By Paul Brennan | Watchdog.org
MILWAUKEE, Wis. — No results, no explanation and no end in sight.
The investigation has dragged on for four years and the DOJ declines to divulge any information about it.
Last month, the DOJ even refused a request from U.S. Sen. Ron Johnson R-Wisconsin, chairman of the Senate Homeland Security and Governmental Affairs Committee, for information about the probe.
“It was a stiff arm, a stonewall,” Johnson told Watchdog.org, when asked to describe the DOJ response to his request.
Johnson was in Milwaukee this week to chair a Homeland Security and Governmental Affairs Committee hearing on the MPCP.
In the absence of any explanation from the DOJ as to why its investigation is continuing, Johnson suspects the real reason may be a desire to harass the school voucher program.
“I think it’s pretty obvious that this administration, this president, is hostile to school choice. I would argue that it’s because they’re beholden to the teachers unions,” Johnson said.
The DOJ launched its investigation in 2011 following a complaint from the American Civil Liberties Union, Disability Rights Wisconsin and two unnamed families alleging the MPCP discriminates against students with disabilities because the private schools participating in the program do not always provide the same level of service for disabled students that public schools do.
Recognizing that private schools do not have access to the same governmental resources as public schools, the ADA doesn’t require private schools to provide the same services. But the complaint claimed that because private schools in the MPCP accept public money they should be held to the same standards as public schools.
“This is very similar to what Herb Grover tried to do 25 years ago,” Dick Komer, a senior attorney at the Institute for Justice who specializes in school choice matters, testified at the Senate committee hearing.
Herbert Grover was Wisconsin’s superintendent of public instruction when the MPCP was created in 1990. Grover, an outspoken opponent of the program, directed the Department of Public Instruction to treat any private school accepting voucher students as a public school since the vouchers were funded with state money.
“It was a transparent effort to kill the program,” Komer said.
After Grover announced his intention, the issue of whether private schools in the voucher program could be regulated in the same way as public schools was referred to U.S. Department of Education, where Komer was then serving as deputy assistant secretary for civil rights.
Komer was on the task force that examined whether private schools are essentially public schools once they accept publicly funded vouchers.
“Our answer was clear. They are not,” Komer said.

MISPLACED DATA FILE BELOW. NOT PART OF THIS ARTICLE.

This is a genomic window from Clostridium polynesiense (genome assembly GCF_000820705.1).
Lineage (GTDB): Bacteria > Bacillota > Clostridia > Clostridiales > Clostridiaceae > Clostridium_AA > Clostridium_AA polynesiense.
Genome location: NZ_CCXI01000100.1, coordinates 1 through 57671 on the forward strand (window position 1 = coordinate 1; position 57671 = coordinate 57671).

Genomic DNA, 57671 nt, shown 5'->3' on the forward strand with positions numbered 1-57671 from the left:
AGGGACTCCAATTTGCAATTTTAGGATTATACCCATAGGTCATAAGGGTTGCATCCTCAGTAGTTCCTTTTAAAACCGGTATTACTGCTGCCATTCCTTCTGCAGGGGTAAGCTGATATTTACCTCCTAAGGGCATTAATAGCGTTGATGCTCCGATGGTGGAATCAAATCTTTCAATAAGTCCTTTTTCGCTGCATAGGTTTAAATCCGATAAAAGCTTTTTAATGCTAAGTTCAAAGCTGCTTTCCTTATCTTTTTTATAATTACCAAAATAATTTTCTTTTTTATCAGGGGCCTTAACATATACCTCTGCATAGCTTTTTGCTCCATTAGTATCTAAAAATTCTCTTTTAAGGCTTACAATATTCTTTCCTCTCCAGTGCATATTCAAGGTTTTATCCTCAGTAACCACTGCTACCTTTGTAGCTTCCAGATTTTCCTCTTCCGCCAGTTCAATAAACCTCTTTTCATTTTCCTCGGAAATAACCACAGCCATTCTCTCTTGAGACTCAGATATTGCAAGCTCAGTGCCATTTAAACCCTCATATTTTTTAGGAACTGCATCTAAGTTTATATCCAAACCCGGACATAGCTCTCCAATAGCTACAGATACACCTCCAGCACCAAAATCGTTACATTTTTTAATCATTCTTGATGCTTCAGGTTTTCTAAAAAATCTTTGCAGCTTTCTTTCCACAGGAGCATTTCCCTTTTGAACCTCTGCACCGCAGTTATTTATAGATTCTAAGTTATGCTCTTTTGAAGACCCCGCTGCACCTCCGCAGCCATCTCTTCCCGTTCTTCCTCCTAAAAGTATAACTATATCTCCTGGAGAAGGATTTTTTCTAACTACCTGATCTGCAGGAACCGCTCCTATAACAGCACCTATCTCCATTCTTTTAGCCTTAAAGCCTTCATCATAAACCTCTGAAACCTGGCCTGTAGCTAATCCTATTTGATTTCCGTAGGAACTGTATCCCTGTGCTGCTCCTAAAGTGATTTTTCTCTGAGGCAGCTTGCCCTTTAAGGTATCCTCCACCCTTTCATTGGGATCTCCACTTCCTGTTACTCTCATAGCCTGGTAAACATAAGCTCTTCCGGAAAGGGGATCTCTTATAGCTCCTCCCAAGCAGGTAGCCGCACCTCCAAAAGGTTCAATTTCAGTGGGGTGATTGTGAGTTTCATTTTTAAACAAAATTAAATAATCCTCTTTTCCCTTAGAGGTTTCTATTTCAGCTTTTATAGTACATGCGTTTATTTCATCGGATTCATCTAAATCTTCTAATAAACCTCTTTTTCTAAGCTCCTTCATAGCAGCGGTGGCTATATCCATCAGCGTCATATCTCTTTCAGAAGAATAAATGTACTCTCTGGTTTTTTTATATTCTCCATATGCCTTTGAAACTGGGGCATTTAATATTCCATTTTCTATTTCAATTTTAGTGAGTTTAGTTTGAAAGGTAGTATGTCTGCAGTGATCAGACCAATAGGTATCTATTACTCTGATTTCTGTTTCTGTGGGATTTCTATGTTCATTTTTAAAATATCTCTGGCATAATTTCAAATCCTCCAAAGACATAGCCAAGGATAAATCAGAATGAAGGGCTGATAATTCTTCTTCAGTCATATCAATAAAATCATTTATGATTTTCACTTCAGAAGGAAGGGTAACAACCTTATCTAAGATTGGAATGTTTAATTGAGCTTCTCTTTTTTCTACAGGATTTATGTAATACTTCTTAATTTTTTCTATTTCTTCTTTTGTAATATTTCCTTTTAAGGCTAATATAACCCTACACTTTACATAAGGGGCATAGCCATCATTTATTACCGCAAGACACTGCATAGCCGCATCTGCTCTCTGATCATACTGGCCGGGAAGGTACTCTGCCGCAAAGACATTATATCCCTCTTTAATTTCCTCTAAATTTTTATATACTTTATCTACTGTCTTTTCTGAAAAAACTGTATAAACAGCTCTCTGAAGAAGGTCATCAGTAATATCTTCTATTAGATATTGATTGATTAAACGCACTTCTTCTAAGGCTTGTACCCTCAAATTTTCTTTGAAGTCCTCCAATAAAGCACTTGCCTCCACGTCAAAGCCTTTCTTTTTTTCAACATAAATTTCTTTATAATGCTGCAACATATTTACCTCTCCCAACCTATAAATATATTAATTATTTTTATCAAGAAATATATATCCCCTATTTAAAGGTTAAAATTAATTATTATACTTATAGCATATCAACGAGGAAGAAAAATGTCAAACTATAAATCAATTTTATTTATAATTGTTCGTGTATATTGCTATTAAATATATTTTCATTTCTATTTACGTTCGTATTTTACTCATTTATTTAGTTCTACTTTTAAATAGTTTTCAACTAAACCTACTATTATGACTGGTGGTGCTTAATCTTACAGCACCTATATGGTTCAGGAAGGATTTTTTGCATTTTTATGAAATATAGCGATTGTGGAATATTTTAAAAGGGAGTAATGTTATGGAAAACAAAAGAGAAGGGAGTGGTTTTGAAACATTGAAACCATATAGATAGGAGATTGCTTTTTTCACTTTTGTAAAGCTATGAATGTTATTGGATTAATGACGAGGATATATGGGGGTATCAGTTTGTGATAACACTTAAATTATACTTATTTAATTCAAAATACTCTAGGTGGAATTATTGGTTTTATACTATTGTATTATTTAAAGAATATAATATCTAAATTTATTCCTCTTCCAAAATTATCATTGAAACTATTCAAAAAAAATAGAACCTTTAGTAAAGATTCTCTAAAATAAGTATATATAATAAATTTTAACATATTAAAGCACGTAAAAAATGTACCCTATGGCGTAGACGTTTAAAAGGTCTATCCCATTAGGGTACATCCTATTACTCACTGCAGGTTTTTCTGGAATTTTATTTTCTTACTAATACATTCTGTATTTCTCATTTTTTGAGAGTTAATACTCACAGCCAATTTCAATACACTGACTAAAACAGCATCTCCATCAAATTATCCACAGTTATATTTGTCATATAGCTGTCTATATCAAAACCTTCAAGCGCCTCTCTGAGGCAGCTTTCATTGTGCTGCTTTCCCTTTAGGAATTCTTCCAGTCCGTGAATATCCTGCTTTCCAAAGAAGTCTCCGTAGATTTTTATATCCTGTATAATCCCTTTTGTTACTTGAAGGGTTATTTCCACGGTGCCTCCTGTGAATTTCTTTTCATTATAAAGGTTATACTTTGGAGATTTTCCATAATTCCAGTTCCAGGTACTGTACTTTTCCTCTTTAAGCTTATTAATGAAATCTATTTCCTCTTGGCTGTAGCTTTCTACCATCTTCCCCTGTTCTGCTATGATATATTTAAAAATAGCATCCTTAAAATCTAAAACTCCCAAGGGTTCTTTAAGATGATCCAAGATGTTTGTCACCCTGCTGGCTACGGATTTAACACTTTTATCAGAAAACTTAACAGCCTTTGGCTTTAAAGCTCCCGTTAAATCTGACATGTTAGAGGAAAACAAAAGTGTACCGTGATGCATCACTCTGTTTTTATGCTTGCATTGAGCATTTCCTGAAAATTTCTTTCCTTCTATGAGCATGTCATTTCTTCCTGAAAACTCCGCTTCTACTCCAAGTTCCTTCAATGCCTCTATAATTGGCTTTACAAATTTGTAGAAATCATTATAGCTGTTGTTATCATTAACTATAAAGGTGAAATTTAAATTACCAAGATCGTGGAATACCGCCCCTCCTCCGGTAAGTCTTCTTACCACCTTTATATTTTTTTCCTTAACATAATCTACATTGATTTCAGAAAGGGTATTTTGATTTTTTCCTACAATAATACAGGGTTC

A series of court rulings have since confirmed the DOE decision.
“Now 25 years later, the Justice Department is investigating the MPCP and trying again to say that through the American with Disabilities Act private schools have to act like public schools,” Komer said. “This effort is no more well-founded legally than the original effort was.”
The possible lack of any legal foundation hasn’t stopped the DOJ from using the investigation to demand DPI make changes in how it runs the MCPC.
“They are very proactive in altering the administration of the school choice program,” said C.J. Szafir, education policy director and senior counsel at the Wisconsin Institute for Law and Liberty. “They’re telling DPI to do a variety of things that DPI, by its own admission, has no legal authority to do.”
First, DOJ ordered DPI to collect data from private schools on students with disabilities.
“Then, without any warning, DPI, following DOJ instructions, created an elaborate complaint procedure to file complaints against the school choice program or private schools. The complaint form is very vague. It’s for DPI to forward information to the DOJ, but there’s no appeals process to contest any claim of discrimination,” Szafir explained.
“There’s no state authority for DPI to do either. Whether these are good ideas or bad ideas, there needs to be authority from the state legislature to do these things,” Szafir said.
In May, WILL filed an open records request with DPI to discover how many complaints of discrimination against students with disabilities by schools in the MPCP had been filed.
“There have been no complaints filed since the beginning of the investigation,” Szafir said.
At the beginning of the investigation DPI informed DOJ it had never received any such complaints.
Johnson is determined to find out how a single complaint grew into a multi-year investigation. He has sent another request to the DOJ to provide his committee with information about the probe. DOJ has until July 30 to produce documents.
If it fails to do so, Johnson will consider taking stronger action.
“Hopefully it doesn’t have to result in a subpoena, but if it does I won’t be afraid to issue one,” Johnson said.
Contact Paul Brennan at [email protected]